The Reel Deal
A Reel Deal Film Review
By Tyler Malone
Reel Rating: 5 out of 5
“NOT THE ‘HONEST ABE’ YOU LEARNED ABOUT IN SCHOOL”
We just finished a pretty rough election cycle. Earlier this month, the Democrats defeated the Republicans rather handily, but there’s no denying that the country is polarized and that the game of politics is at a pretty toxic point. And yet, is our time really so different from any other? Are American politics so much worse now than ever before? It’s hard to say we’re at our most divided when 150 years ago we actually were physically divided into two nations. No matter what the pundits say, these aren’t end times, politics will go on, as they do. We may be divided, but that’s nothing new. Yes, our country has always been divided, and our politics have always been a rather dirty affair. Lincoln, even on just a sort of post-election hangover cure level, works to heal any wounds of this election, not by giving us some blind faith that American political life can be better, as a whitewash glorified version of the Lincoln story might have, but instead by making us realize that even the greatest among us–and I’m sure most of us, left-leaning and right-leaning, would call Abraham Lincoln one of America’s best sons–are flawed, and in a political reality must muddy themselves further in order to do what is right. Nothing great was ever done by clean hands, for better or worse.
Lincoln teases out, in subtle ways heretofore rarely seen in films by the master of oversentimentality Steven Spielberg, how even the most righteous of causes and even the most noble of men can’t escape being a part of the dirty game that is politics. Say what you will about Obamacare, but it was voted into law a hell of a lot less shadily than the 13th Amendment was. Without a president willing to cross the line a bit, without a Lincoln willing to do some wrong for the greater right, the 13th Amendment would not have passed when it did–and who knows how much longer the stain that was slavery would have lasted, tarnishing our great nation.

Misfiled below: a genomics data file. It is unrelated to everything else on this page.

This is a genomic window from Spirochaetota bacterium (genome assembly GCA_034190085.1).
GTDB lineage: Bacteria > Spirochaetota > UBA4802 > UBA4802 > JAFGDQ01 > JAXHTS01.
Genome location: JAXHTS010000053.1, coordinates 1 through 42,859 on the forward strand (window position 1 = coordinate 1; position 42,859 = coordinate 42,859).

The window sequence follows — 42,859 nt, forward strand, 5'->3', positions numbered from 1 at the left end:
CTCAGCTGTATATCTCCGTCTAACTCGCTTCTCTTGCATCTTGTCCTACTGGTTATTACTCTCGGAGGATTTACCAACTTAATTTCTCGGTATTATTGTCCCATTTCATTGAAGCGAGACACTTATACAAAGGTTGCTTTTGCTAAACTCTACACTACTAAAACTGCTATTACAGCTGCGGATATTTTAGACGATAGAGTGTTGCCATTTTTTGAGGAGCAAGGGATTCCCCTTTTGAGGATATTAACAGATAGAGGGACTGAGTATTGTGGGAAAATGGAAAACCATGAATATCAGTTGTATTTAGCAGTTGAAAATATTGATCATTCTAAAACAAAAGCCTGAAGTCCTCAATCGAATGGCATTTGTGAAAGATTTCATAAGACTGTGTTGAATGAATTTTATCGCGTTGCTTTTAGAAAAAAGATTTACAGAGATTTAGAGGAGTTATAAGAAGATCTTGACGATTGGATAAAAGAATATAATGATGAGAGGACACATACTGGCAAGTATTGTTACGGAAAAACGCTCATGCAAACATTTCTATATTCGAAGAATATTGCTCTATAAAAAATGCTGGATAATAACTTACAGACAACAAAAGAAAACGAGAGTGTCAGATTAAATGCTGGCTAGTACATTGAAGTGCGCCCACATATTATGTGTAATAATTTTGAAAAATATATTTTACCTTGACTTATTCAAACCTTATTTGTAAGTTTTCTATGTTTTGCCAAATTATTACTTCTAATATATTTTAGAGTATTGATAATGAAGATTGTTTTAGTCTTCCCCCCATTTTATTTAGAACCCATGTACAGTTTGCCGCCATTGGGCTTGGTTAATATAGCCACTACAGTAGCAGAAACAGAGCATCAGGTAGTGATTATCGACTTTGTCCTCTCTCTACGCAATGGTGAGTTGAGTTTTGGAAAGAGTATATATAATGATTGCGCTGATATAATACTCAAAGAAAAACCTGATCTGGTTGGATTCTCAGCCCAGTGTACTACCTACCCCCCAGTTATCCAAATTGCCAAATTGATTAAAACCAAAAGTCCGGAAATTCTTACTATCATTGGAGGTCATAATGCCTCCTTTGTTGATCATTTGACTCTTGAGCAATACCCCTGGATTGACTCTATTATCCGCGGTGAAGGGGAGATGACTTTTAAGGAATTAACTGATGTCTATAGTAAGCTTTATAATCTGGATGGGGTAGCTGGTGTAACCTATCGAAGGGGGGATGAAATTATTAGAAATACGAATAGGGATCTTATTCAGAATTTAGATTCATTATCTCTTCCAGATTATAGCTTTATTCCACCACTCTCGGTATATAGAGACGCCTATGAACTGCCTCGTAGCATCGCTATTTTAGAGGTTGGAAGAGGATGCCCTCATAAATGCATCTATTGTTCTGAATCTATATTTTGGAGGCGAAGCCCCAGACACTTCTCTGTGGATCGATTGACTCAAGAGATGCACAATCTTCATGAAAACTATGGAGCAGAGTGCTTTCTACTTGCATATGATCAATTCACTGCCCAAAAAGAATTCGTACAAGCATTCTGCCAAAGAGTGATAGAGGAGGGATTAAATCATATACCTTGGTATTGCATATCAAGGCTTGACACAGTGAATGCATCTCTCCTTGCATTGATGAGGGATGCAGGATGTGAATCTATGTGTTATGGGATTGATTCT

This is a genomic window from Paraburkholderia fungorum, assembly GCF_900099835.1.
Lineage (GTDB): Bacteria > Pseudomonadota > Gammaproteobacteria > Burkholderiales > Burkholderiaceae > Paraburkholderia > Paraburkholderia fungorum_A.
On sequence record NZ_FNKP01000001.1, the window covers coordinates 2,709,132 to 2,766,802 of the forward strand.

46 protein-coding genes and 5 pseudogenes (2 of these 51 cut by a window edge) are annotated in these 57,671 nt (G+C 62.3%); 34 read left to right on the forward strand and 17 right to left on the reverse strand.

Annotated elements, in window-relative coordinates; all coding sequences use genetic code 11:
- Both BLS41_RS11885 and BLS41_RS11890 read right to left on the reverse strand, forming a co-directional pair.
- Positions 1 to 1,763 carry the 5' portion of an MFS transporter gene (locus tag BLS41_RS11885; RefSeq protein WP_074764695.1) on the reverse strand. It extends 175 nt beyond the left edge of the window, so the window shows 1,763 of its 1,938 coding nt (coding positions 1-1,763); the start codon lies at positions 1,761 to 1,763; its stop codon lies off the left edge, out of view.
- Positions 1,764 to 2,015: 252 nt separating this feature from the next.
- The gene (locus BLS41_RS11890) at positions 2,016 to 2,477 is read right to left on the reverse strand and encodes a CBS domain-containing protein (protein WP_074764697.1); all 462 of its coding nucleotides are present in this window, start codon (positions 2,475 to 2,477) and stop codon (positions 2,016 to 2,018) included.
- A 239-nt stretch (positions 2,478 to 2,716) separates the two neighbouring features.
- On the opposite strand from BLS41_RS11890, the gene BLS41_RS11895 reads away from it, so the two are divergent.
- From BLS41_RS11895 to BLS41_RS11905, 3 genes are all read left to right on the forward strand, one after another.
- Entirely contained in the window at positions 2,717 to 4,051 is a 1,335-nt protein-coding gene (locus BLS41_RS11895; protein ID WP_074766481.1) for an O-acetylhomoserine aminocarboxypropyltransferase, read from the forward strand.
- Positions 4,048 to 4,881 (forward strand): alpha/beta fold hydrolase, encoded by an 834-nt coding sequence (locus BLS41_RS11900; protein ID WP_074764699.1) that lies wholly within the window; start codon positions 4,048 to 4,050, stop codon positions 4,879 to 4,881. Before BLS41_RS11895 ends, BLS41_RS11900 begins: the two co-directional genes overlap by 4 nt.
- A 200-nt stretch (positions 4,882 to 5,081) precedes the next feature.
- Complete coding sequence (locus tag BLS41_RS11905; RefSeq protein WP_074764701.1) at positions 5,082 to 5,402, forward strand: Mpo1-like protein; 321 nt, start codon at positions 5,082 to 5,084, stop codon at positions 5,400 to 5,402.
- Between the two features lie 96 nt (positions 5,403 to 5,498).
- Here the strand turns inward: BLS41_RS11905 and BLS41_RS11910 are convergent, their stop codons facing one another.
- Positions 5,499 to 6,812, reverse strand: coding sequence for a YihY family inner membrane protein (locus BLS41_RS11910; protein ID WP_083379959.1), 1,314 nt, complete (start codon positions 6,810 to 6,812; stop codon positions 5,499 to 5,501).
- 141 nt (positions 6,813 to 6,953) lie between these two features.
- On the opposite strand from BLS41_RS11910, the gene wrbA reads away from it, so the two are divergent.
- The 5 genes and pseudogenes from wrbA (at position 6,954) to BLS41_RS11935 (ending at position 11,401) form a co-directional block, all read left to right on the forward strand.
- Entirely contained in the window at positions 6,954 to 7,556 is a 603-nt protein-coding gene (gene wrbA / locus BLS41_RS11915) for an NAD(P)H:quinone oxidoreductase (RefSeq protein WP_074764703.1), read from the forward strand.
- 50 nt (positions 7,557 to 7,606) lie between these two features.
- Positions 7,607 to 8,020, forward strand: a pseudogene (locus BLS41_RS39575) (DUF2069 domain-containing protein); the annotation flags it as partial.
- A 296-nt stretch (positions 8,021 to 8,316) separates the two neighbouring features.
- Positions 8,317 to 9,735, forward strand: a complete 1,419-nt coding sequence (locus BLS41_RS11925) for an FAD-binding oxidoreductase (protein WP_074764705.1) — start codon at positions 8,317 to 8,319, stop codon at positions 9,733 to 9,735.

While Lincoln is certainly presented as a man to be admired in this film, he’s doesn’t get off scot-free. This isn’t just a bunch of laudatory hogwash, a paean to a president already awash in praise. Lincoln is a look into a complicated man trying to do what’s right, and hoping that in the face of immense challenges, he can meet them head-on and be on the right side of history. In this way, Daniel Day-Lewis doesn’t play the president you and I learned about in gradeschool–the infallible, saintly ‘Honest Abe’–no, he plays the real man, is the real man, or at least as close an approximation of the real man as we can ever expect to see on the silver screen. His Lincoln is flawed, he’s overreaching, he’s inconsistent, he’s not entirely honest, and he’s got an odd, high-pitched, weaselly voice. But while Daniel Day gives maybe his best performance in a career full of best performances, this isn’t his film. Nor is it the supporting cast’s film either, even though Sally Fields, Tommy Lee Jones, David Strathairn, Hal Holbrook, and others, give inspired performances. It’s not even Spielberg’s film. In fact, I’m hard-pressed to find a less Spielbergian film in Spielberg’s ouevre. He’s never this subtle, this small-scale, this intimate, especially with potentially large and lofty material. No, this is Tony Kushner’s Lincoln.
It’s Kushner’s screenplay, based on Doris Kearns Goodwin’s Obama-inspiring Lincoln bio Team of Rivals, that really sets the tone of the film. There are few intense and emotional battle scenes, and even fewer soaring speeches backed by a John Williams score overstaying its welcome–both of which were things I was expecting when I heard Spielberg was doing a Lincoln movie. This is a small-scale Lincoln that almost feels like it should be on the stage were it not so perfect on the screen. The dialogue is phenomenal, with little nuggets of conversation-heavy scenes rather than big emotional speechifying moments. The film has been accused of rambling on to the point of tedium and boredom, something Lincoln’s own stories are similarly accused of within the film, but I found both the film as a whole and Lincoln’s meandering anecdotes absolutely riveting. Rarely are the little moments of struggle, defeat, and triumph in the political arena so accurately, honestly, and thrillingly portrayed.
Lincoln is a film directed by Steven Spielberg, written by Tony Kushner, based in part on Team of Rivals by Doris Kearns Goodwin. It stars Daniel Day-Lewis, Sally Field, David Strathairn, Joseph Gordon-Levitt, James Spader, Hal Holbrook, Tommy Lee Jones, John Hawkes, and Jackie Earle Haley. As the Civil War continues to rage, America’s president struggles with continuing carnage on the battlefield and as he fights with many inside his own cabinet on the decision to emancipate the slaves.
Written by Tyler Malone
Photography Courtesy of Touchstone Pictures
Design by Jillian Mercado
Film Still from Lincoln, Photography Courtesy of Touchstone Pictures